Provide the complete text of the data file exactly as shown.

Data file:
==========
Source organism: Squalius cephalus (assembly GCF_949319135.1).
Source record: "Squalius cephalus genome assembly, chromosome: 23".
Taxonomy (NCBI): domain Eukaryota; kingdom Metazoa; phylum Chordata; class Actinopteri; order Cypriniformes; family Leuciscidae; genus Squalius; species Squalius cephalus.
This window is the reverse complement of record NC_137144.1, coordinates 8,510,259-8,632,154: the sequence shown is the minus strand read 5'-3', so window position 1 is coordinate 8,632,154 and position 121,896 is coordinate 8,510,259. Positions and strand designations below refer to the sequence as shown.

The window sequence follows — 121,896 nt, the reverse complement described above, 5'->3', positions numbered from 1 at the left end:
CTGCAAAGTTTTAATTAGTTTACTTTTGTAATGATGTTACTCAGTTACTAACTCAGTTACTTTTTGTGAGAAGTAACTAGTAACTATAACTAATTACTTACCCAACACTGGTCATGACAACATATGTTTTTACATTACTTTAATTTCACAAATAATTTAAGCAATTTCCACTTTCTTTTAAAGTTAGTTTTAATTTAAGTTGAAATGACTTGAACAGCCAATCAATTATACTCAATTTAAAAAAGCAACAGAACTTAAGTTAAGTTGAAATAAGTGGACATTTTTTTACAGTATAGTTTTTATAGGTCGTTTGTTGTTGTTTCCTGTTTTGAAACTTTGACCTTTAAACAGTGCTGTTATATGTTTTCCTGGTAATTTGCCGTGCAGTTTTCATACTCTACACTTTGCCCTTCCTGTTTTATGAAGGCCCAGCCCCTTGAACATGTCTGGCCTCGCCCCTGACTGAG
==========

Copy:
Source organism: Squalius cephalus (assembly GCF_949319135.1).
Source record: "Squalius cephalus genome assembly, chromosome: 23".
Taxonomy (NCBI): domain Eukaryota; kingdom Metazoa; phylum Chordata; class Actinopteri; order Cypriniformes; family Leuciscidae; genus Squalius; species Squalius cephalus.
This window is the reverse complement of record NC_137144.1, coordinates 8,510,259-8,632,154: the sequence shown is the minus strand read 5'-3', so window position 1 is coordinate 8,632,154 and position 121,896 is coordinate 8,510,259. Positions and strand designations below refer to the sequence as shown.

The window sequence follows — 121,896 nt, the reverse complement described above, 5'->3', positions numbered from 1 at the left end:
CTGCAAAGTTTTAATTAGTTTACTTTTGTAATGATGTTACTCAGTTACTAACTCAGTTACTTTTTGTGAGAAGTAACTAGTAACTATAACTAATTACTTACCCAACACTGGTCATGACAACATATGTTTTTACATTACTTTAATTTCACAAATAATTTAAGCAATTTCCACTTTCTTTTAAAGTTAGTTTTAATTTAAGTTGAAATGACTTGAACAGCCAATCAATTATACTCAATTTAAAAAAGCAACAGAACTTAAGTTAAGTTGAAATAAGTGGACATTTTTTTACAGTATAGTTTTTATAGGTCGTTTGTTGTTGTTTCCTGTTTTGAAACTTTGACCTTTAAACAGTGCTGTTATATGTTTTCCTGGTAATTTGCCGTGCAGTTTTCATACTCTACACTTTGCCCTTCCTGTTTTATGAAGGCCCAGCCCCTTGAACATGTCTGGCCTCGCCCCTGACTGAG